Skip to content

Men's Health

Font Size
A
A
A

Winter Means Wearing Sunglasses

Your eyes need protection from the sun's intense ultraviolet rays.
By
WebMD Feature

You may feel less heat from that winter sun -- but don't be fooled. Those trendy sunglasses you bought last summer are just as important now. The sun's rays can still do serious damage to your eyes, whether you live in snowy Chicago or sunny L.A.

"People don't realize that just because the sun isn't as intense or as hot, they need protection," says Susan Taub, MD, assistant professor of ophthalmology at Northwestern University School of Medicine in Chicago.

Recommended Related to Men

Alonzo Mourning's All-Star Rebound

First and foremost, we're trying to bring as much attention as possible to kidney disease; educate the general public about risk factors such as high blood pressure, diabetes, and family history; share the warning signs and the importance of regularly seeing your doctor; and highlight organ donation. So many people have kidney disease and just don't know it, which is why it's so important to create a relationship with your doctor. The National Kidney Foundation provides free kidney screenings...

Read the Alonzo Mourning's All-Star Rebound article > >

The winter sun sits lower in the sky -- and at a different angle -- than during warmer seasons, she says. "That actually gives you more exposure if you're out for a longer period of time, like at sports and other events," she tells WebMD. "It can be damaging to various layers of the eye."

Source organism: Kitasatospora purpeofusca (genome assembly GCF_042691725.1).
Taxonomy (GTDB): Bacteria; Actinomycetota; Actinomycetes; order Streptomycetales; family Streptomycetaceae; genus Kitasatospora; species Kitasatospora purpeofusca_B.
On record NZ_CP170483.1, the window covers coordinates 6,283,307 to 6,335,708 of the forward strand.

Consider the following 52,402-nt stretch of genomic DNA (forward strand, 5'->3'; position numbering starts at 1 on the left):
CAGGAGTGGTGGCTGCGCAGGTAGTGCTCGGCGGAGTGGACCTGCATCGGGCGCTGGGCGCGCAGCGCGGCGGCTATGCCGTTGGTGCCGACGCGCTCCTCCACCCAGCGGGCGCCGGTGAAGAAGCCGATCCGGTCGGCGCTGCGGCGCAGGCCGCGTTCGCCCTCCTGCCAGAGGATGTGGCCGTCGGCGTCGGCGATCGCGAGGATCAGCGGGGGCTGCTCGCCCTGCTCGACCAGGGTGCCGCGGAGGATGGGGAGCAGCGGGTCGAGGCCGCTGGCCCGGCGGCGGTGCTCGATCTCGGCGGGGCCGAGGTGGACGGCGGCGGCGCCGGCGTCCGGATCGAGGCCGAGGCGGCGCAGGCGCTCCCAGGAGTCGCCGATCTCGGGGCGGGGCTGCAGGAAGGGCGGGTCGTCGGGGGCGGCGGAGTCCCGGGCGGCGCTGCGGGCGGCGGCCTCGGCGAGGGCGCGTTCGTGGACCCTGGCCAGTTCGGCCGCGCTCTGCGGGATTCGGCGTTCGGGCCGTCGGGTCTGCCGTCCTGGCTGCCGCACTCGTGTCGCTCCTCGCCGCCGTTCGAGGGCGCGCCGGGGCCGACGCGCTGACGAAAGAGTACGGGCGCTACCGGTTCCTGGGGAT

Research shows that the sun's ultraviolet (UV) rays can contribute to various eye diseases related to aging, like cataracts and macular degeneration.

Anyone who spends long hours outdoors, take note. "In reality, people need sunglasses all year long," Taub says. "Anyone who has driven when there's snow on the ground knows that. Even when there isn't snow, you're still at risk because of the glare coming off the cement."

Because snow is reflective, up to 85% of the sun's UV rays are reflected upward, according to the Vision Council of America. Also, the reflective qualities of snow make it difficult for skiers to see the slope as they descend, possibly causing injuries.

In the short term, those UV rays can cause sunburned eyes. In snow country, they call it snow blindness -- and it's a big problem for skiers and snowmobilers. Without eye protection, snow blindness can damage the cornea for up to a week. "The surface of the eyes are actually sunburned," Taub says. "It's usually very painful but heals within a week."

Certain drugs also can make eyes and skin more sensitive to the sun's rays -- birth-control pills, sulfa antibiotics, diuretics, and tranquilizers. "You get sunburned in one-third or one-tenth of the time than usual," she tells WebMD.

Today on WebMD

man coughing
Men shouldn’t ignore.
man swinging in hammock
And how to get out it.
 
shaving tools
On your shaving skills.
muscular man flexing
Four facts that matter.
 
Food Men 10 Foods Boost Male Health
Slideshow
Thoughtful man sitting on bed
Quiz
 
Man taking blood pressure
Slideshow
doctor holding syringe
Slideshow
 

Loaded with tips to help you avoid food allergy triggers.

Loading ...

Sending your email...

This feature is temporarily unavailable. Please try again later.

Thanks!

Now check your email account on your mobile phone to download your new app.

Condom Quiz
Quiz
thumbnail_angry_couple_in_bed
Slideshow
 
man running
Quiz
older couple in bed
Video